It is only when we arrive in Valladolid that it feels like the holiday proper has begun. It is a beautiful, sleepy little place, all colonial architecture, tiny streets and little squares, and couldn’t be more different from the grey concrete jungle of Cancun.
It had never been our intention to stay in Cancun, but it’s really the only realistic entry point to this part of Mexico, and with our flight arriving at 5pm, we didn’t think it terribly wise to set off on the road to Valladolid and drive for two hours in the dark. By the time we have obtained our small red motorised metal box from Hertz at Cancun airport and set off for the town, it is already going dark. Half way into town, it begins raining. Hard. Visibility is reduced to a few metres, and, in a scenario that will be repeated throughout Mexico, we cannot find our hotel. The Tom Tom, we later discover, is directing us the wrong way down the right street. We pull over at a farmacia and I run out in the torrential rain to ask the locals if they know where our hotel is. Even though the hotel is on the street we are on, and I am waving a piece of paper with the street address written on it, the staff at the farmacia do not know where our hotel is. They tell me to keep driving in the wrong direction.
Some time later the street becomes a different street and we realise we must be going the wrong way. We stop again. This time I ask a man in a garage who at least directs us back in the direction we came from. At this point I spot for the first time that the piece of paper in my hands also contains some GPS coordinates. We drive back towards the coordinates, and again–briefly–fail to find the hotel, before realising that it is almost where the coordinates say it should be, just on the opposite side of the road. We pull into a parking spot out front and check in.
Eschewing the dubious charms of the zona hotelera, we are staying for our one night in downtown Cancun, in the hope that we might discover some local colour. For dinner, we head to nearby parque las palapas and hit the food stalls: we try salbutes and panuchos — small round tacos cooked fresh to order, topped with your choice of meat, tomato, onion and salsa picante. We quickly decide that salbutes con conchinita pibil (marinated pork) are our street food of choice (slightly softer than the panuchos, which seem to break when you try to fold them over), although for some reason Sal is unable to remember their real name and will call them salt-em-bancos for the rest of the trip.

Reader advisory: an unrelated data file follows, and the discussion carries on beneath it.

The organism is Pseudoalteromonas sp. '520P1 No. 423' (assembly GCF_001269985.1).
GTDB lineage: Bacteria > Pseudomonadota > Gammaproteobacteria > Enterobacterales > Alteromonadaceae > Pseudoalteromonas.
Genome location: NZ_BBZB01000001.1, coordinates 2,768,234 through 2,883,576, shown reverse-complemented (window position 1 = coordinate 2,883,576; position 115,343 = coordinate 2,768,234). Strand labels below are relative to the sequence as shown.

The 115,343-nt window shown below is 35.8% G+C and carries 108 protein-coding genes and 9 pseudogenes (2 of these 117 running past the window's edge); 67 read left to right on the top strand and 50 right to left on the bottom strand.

After filling up at the food stalls for the equivalent of about 7 aussie dollars, we find a couple of bars, chat to one of the owners, drink our first tequilas of the trip, and discover our new favourite Mexican beer–the beautiful chocolatey delight that is Bohemia Obscura–while listening to a band play covers of rock classics in a bar called the “route 666 bikie bar”, just down from our hotel. The bar is full and we are the only gringos there. A waiter asks where we are from and we tell him that we have just arrived from Australia.
“¿Es su primera día? ¿Que te parcece?”
What do I think? It’s pretty good, I tell him, finishing my beer. It’s pretty good.